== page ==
Why schools are yet to get Sh1.9b desks and lockers
THE STANDARD INSIDER
By Standard Team | October 15th 2020
Plan by the Ministry of Education to deliver desks, lockers and chairs will not be achieved before the rest of learners resume classes, it has emerged.
The elaborate tendering process for Sh1.9 billion project dimmed hopes of immediate delivery of the 622,000-odd pieces of furniture to schools, as the October 19 deadline approaches.
A total of 5,254 secondary and 5,136 primary schools are expected to benefit from the programme.
Primary schools would receive 360,000 desks at a cost of Sh900 million while secondary schools would get 263,157 lockers and chairs at Sh1 billion.
Each of the selected primary schools will receive 70 desks as secondary schools get 50.
With projections that the rest of learners — classes One to Three, standards Five to Seven and forms One to Three — will be recalled to class by October 26, it is highly unlikely the delivery target would be met.
The Standard yesterday established that no work to assemble the desks, lockers and chairs had officially started, weeks after President Uhuru Kenyatta launched the project in Nairobi.
Even with the tours by Education Cabinet Secretary George Magoha to monitor various workshops, it emerged that official work may start next week as the tendering process was concluded on October 12.
“We have been issuing the award letters for the last two days and perhaps the actual work may start Monday. This means that in about two weeks, some work will have been done,” said a senior Ministry of Education official.
This means that successful local jua kali workshops, artisans or small and medium-sized enterprises (SMEs) at the sub-county level are yet to start working on the desks.
Magoha said each of the primary school desks would cost Sh2,500 while lockers and chairs would cost Sh3,800 under the Economic Stimulus Programme.
The supply of the furniture has been subject of hushed talk among ministry officials even as photographs of learners seated on the floor emerged two days after candidates and Grade Four learners reported back.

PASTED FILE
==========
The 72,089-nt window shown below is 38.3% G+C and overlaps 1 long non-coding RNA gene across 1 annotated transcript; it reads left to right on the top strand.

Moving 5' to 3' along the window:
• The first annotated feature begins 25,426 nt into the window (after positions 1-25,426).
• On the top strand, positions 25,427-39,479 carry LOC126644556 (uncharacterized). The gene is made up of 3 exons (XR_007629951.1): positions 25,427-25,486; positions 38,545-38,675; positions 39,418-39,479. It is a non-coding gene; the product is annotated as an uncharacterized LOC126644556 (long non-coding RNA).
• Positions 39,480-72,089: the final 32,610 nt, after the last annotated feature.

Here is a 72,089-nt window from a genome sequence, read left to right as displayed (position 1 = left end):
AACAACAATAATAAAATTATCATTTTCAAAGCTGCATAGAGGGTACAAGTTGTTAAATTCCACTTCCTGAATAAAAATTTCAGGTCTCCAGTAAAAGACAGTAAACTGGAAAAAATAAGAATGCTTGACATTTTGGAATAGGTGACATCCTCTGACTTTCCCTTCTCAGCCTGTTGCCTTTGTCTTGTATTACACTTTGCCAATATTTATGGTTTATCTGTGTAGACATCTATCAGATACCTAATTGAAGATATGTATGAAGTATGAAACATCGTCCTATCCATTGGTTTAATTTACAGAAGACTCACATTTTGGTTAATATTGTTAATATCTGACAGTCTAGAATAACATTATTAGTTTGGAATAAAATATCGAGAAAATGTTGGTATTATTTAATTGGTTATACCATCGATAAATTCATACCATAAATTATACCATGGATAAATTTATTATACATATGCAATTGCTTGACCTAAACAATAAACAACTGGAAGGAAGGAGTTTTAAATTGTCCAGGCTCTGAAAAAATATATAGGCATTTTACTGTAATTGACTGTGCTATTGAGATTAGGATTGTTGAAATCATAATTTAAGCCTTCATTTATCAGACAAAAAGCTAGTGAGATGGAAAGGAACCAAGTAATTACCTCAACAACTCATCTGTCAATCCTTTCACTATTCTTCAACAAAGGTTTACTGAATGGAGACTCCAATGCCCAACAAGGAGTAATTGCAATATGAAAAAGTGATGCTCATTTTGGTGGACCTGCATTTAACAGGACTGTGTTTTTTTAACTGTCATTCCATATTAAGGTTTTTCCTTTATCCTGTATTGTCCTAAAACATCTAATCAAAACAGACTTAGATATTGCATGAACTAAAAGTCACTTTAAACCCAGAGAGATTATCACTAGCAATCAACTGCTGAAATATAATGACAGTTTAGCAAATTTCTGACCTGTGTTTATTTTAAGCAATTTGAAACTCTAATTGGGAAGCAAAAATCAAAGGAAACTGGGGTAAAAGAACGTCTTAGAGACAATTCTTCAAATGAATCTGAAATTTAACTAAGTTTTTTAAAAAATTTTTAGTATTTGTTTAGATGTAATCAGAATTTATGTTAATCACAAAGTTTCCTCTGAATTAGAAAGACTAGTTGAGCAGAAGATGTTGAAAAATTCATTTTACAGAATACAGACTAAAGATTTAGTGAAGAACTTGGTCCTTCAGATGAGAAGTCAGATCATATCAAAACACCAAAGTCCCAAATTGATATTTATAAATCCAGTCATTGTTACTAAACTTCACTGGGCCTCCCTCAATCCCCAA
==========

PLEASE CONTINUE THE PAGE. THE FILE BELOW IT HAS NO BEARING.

In Nairobi, Dean Achesa, a furniture maker at the Umoja workshop where the president visited, remains hopeful.
He said the project was yet to begin because of logistical issues that were addressed.
“I am doing 250 lockers and chairs and 230 single desks,” Achesa said.
In the North Rift, schools are still waiting for the desks and lockers.
Some county officials who spoke to The Standard yesterday said work has started and distribution to the selected institutions could start early next week.
“Schools with needy cases have been identified and workshops also identified for the production of the desks, chairs and lockers,” said Ahmed Omar, the Elgeyo county commissioner.
Masibo Kituyi, the Elgeyo Marakwet County director of education said his committee identified artisans that have capacity to make the desks, chairs and lockers adding that work had started.
Kuyo ole Saoinah, the Turbo sub-County director of education, also said contracts have already been awarded to various workshops for production of desks, chairs and lockers.
By yesterday, schools in Nakuru County were yet to be supplied with desks as education officials held a meeting to finalise the tendering process.
Lawrence Karuntimi, the county education director said awarding of the contracts was to be done at the sub-county level.
In Busia, county’s director of education Thaddius Awuor confirmed no school had received the desks as of yesterday.
According to Awuor, 15 schools in each of the seven sub-counties will receive the furniture.
In Nyeri County, carpenters are still waiting for approvals from the national government to start production of the desks.
Daniel Wamunyiyi, the assistant county commissioner said a team of administrators were visiting to approve samples produced by the workshops which were awarded contracts. In Murang'a County, the artisans have also been waiting for a go-ahead to start working.
[Reports by Augustine Oduor, Jennifer Anyango, Titus Too, Mercy Kahenda, Simon Oyeng, Ignatius Odanga, Lydiah Nyawira and Boniface Gikandi
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